(an ongoing draft)
It appears that as the subject of "sustainability" is gaining popularity, the definition of sustainability is becoming less focused; although there is a myriad of projects whose concern is professedly "sustainability", "sustainability" is becoming progressively less likely achievable, because it is hard to achieve something that we don't know clearly what it actually is.
It is not that individuals would not know what "sustainability" might mean to them, but it is that each person's "sustainability" might be very different, if not even at odds with, from what "sustainability" might mean to others.
Not the least problem with "sustainability" is that mercenary concerns rate, in most instances, higher than any other; thus "sustainability" might just be an excuse for achieving higher economical gains. This distorts the meaning of "sustainable"/"sustainability" considerably even further.
"Sustainability" could be modeled, creating a "picture" of what an ideal "sustainable" future of any geopolitical entity on Earth should be, using as input all the various ideas that virtually all people might have about what "sustainability" might mean together with the sum total of what we know of Earth in order to see how each and any of those ideas would fare under "real" conditions in a model.
The Earth is facing unprecedented hardships caused by human ignorance, and by modeling the future we would eliminate the very costly process of deciding what works and what doesn't--in trying to remedy the situation--by the currently used "hit, or miss" method.
The Earth future, at any point of time, is a result of the actions all the inhabitants of the Earth take in order to ensure a satisfactory future for themselves and for those whose future matters to them. But because our desires for a satisfactory future are, not infrequently, at odds with the desires of others, the final outcome--the future that we experience now-- usually pleases only a few.
It would be different should all the differences that there are among all the individuals' wishes for future resolved harmlessly in a model, rather than with often tragic consequences in real life.
Such modeling of our common future would be a profound educational experience for all those who would participate in this modeling process, because individually we usually have but a very limited view of all the factors that go into making a future to happen, and the modeling process would show clearly where all those deficiencies might lie. In the modeling of our common future we would learn what we actually need to learn for a satisfactory future to happen.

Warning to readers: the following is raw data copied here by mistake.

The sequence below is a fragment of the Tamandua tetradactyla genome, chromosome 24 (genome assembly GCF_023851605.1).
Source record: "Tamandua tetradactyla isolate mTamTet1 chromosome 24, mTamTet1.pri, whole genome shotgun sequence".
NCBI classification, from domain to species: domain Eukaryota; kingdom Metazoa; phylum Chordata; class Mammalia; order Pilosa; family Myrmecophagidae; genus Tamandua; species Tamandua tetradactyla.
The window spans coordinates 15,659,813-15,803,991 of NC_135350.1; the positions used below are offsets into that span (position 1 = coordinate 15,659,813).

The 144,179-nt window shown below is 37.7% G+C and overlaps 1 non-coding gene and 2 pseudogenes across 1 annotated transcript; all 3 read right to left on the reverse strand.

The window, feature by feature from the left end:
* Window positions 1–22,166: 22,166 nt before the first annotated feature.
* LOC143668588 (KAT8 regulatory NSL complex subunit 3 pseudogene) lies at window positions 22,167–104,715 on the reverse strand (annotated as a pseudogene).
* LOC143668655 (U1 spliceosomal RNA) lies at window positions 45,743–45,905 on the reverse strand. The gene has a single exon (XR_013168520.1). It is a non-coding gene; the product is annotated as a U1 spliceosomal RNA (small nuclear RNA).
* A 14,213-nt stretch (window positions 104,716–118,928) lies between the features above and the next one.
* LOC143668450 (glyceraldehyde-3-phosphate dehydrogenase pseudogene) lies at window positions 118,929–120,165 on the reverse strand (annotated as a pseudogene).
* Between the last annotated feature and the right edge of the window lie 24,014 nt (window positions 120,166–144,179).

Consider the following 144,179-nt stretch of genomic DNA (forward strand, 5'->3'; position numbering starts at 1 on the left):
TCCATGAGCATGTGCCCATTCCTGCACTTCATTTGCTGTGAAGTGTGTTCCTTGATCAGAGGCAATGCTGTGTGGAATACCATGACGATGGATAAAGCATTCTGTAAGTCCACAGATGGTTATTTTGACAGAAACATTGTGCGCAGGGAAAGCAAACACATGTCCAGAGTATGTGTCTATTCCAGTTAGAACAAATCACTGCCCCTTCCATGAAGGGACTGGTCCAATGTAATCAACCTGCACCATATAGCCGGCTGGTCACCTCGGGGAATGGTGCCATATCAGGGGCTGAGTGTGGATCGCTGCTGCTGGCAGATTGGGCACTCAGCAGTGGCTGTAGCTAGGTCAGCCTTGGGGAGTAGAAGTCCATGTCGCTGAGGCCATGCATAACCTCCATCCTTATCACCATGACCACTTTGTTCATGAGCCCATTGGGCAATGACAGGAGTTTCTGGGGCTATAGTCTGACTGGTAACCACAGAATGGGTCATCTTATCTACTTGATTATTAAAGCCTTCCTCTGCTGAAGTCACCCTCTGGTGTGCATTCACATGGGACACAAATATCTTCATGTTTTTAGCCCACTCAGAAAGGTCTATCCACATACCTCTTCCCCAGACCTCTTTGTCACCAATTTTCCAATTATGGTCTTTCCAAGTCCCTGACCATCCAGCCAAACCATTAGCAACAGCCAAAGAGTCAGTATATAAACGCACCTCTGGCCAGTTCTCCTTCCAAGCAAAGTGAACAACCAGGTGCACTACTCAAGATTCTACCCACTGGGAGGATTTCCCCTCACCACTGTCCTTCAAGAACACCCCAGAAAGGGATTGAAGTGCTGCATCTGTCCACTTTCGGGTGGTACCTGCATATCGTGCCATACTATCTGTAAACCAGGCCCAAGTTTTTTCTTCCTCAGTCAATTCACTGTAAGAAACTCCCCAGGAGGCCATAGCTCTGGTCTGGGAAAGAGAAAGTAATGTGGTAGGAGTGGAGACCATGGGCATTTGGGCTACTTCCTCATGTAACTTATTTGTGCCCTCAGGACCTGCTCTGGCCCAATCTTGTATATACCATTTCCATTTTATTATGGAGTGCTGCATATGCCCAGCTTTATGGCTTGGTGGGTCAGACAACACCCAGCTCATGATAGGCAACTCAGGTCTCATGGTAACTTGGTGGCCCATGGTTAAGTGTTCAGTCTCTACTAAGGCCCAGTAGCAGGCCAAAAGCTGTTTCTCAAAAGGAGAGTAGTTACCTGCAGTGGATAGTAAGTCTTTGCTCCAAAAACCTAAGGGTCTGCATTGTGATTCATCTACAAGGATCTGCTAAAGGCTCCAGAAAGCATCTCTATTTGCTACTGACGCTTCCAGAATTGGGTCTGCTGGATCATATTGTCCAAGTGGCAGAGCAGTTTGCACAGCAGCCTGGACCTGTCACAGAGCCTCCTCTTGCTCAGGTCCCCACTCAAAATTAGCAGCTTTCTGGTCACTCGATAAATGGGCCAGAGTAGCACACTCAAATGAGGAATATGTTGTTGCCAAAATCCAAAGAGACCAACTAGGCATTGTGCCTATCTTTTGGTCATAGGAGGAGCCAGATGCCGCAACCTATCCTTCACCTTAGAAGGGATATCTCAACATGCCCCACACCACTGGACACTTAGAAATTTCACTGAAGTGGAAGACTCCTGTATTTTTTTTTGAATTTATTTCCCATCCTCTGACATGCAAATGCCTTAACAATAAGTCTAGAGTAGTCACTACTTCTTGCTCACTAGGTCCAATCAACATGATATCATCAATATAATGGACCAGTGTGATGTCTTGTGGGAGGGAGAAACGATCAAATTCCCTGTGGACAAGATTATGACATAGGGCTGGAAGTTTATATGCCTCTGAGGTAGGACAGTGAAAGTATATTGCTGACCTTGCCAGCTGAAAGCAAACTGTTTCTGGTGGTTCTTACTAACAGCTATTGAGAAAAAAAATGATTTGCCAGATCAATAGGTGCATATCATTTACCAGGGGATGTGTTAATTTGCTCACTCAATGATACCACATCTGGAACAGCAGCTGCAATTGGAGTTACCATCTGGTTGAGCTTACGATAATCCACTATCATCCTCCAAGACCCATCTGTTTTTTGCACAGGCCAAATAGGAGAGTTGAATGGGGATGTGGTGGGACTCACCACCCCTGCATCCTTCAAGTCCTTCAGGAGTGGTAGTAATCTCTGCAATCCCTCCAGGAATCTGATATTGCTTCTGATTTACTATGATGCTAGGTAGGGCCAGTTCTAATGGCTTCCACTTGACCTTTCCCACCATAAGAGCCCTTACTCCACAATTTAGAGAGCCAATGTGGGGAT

By directly participating in designing our own future in a model our education would become meaningful to us; furthermore--we would learn at our own pace, and only that that would make sense to us--we would learn "on-the-job". We would not be learning something that would not have a direct connection with our lives.
We have all the technology necessary for designing of the future. By using "distributed computing", for an instance, software for which is available in the form of "open source", the model could "reside" on all of the participants' computers thus eliminating the need for any physical structures. The process would be accessible to anyone interested in having a hand in the creation of one's future--something that our current reality denies to most.
Would there exist a model of what to all an optimal future should look like, the currently available process of creating our common future that currently is in the hands of people whose interests are not necessarily identical with that of those they represent would benefit by the fact that every one could compare the performance of those who govern to that what actually should be happening.
The possible uses for such a model would be many.
Please, let me know what you think of the idea.
There is more about the idea at:
Thank you, sincerely -
Mr. Jan Hearthstone.
A general observation pertaining to the sustainability of a
solution to problems of sustainability could be that simpler, more "transparent", less
complex social structure permits easier monitoring of processes
affecting the ecological conditions, and, vice versa, that simpler
solutions to ecological sustainability problems require a less
complex society to implement those.